MADRID – Spanish Prime Minister Mariano Rajoy extended on Friday the hand of open and realistic dialogue to the new Catalan regional government, a day after pro-independence parties gained a majority in Parliament.
Catalonia on Thursday held elections following the triggering of Article 155 by the Spanish government, which reeled back the region’s autonomy and dissolved its Parliament in response to a separatist referendum and subsequent unilateral declaration of independence deemed illegal by the Spanish judiciary.
Pro-independence parties gained 70 of the 135 seats, though the Spanish center-right Ciudadanos was the individual party to win the largest amount of votes and now holds 37 seats.
Following the election, ousted Catalan President Carles Puigdemont asked Rajoy to meet with him “anywhere but in Spain,” where he is wanted for arrest on sedition and rebellion charges for his role in the illegal independence process.
Speaking at a press conference, Rajoy assured that any government formed in Catalonia could count with “collaboration and willingness to hold constructive, open and realistic” talks with the Spanish State, which he believed would create a safe and certain framework that was vital for the economy to grow.
But the PM said the person he had to speak with now was the winner of the elections, referring to Ines Arrimadas, Ciudadanos’ regional leader, and with whoever was elected by parliament to be the new leader of Catalonia.
He defended Art. 155, insisting that he had not triggered it to gain more or fewer votes and that it would be pulled back once the region had a new government, which according to Spanish legislation should occur within 20 working days of the election.
Rajoy warned that Puigdemont’s legal situation would not change despite the election success, as the political alliance the former president was a candidate for, Together for Catalunya (JxCat), won 34 seats and the two other pro-independence parties that had formed a government following the last election, the Republican Left of Catalunya (ERC) and the Popular Unity Candidacy (CUP), won 32 and four seats respectively, giving them a parliamentary majority.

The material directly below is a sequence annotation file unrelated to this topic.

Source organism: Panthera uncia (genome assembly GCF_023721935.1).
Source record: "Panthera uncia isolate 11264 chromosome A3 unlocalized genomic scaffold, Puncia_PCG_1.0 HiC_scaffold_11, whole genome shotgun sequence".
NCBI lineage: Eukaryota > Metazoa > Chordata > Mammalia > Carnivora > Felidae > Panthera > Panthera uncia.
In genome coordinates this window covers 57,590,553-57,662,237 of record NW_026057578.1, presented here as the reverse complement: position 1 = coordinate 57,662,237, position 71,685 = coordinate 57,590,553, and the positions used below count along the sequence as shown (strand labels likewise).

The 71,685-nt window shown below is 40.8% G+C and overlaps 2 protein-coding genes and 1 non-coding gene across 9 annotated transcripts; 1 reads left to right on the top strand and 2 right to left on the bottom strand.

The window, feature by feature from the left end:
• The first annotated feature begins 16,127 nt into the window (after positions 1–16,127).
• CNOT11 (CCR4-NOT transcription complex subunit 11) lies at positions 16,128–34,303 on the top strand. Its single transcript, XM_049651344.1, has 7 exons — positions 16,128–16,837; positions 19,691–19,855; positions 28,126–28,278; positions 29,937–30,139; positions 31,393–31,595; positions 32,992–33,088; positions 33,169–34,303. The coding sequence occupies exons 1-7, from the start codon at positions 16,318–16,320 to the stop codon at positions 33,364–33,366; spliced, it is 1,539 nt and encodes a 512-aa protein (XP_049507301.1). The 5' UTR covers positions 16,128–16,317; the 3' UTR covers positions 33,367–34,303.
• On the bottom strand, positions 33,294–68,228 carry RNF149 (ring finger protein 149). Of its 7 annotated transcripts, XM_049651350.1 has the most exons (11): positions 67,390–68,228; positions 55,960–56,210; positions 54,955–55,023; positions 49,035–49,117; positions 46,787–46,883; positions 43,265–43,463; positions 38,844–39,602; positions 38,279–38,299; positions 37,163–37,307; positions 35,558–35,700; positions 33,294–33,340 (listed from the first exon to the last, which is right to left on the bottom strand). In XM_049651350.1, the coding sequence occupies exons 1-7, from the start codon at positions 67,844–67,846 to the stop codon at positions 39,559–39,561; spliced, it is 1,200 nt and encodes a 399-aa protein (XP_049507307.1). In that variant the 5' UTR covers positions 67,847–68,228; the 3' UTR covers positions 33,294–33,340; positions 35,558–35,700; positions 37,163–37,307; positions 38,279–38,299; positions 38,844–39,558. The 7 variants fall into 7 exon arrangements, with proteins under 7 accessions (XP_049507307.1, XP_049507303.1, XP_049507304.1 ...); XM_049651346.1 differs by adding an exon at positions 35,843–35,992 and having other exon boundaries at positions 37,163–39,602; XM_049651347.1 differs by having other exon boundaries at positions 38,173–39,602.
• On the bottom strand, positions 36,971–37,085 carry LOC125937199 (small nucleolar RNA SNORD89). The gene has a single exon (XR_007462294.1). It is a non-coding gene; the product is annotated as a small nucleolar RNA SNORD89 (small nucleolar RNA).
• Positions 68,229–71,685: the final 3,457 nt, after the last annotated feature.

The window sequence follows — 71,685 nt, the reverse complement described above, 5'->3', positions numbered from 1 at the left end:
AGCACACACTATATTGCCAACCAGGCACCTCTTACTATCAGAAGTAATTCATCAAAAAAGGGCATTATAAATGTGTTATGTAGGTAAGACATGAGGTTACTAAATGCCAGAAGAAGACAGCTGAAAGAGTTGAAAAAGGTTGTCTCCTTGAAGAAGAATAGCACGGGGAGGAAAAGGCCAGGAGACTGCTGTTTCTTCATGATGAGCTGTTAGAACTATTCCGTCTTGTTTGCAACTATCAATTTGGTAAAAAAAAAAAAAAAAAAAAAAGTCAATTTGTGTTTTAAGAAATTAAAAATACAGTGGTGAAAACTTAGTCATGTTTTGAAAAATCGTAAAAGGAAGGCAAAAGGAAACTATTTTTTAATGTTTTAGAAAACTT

The regional branch of Rajoy’s Popular Party, led in Catalonia by Xavier Garcia Albiol, won just 2.2 percent of the vote and now holds only three seats, having lost eight since the last election in 2015.
In the 2015 elections, the center-left ERC had, alongside Puigdemont’s center-right Catalan European Democratic Party (PDeCAT) and several others, formed part of the Junts pel Si (JxSi) political alliance that won 62 seats and was backed by the anti-capitalist CUP to form a government.
This year, ERC decided to run on its own and not part of the alliance, which became JxCat.
Puigdemont, a member of JxCat, and his former vice president, Oriol Junqueras, from ERC, were both re-elected to parliament, though they are among the 18 Catalan lawmakers facing sedition and rebellion charges in Spain.
Puigdemont and five of his cabinet members traveled to Belgium before charges could be filed against them, while Junqueras stayed in Spain and was placed in pre-trial detention without bail.
Meanwhile, Supreme Court Judge Pablo Llarena has agreed to extend his investigation into possible sedition and other unlawful activity to include former Catalan president Artur Mas, seen by many as the architect of the current pro-independence bid, Marta Rovira – the general secretary of ERC – and the parliamentary spokeswoman of the CUP, Anna Gabriel, among others.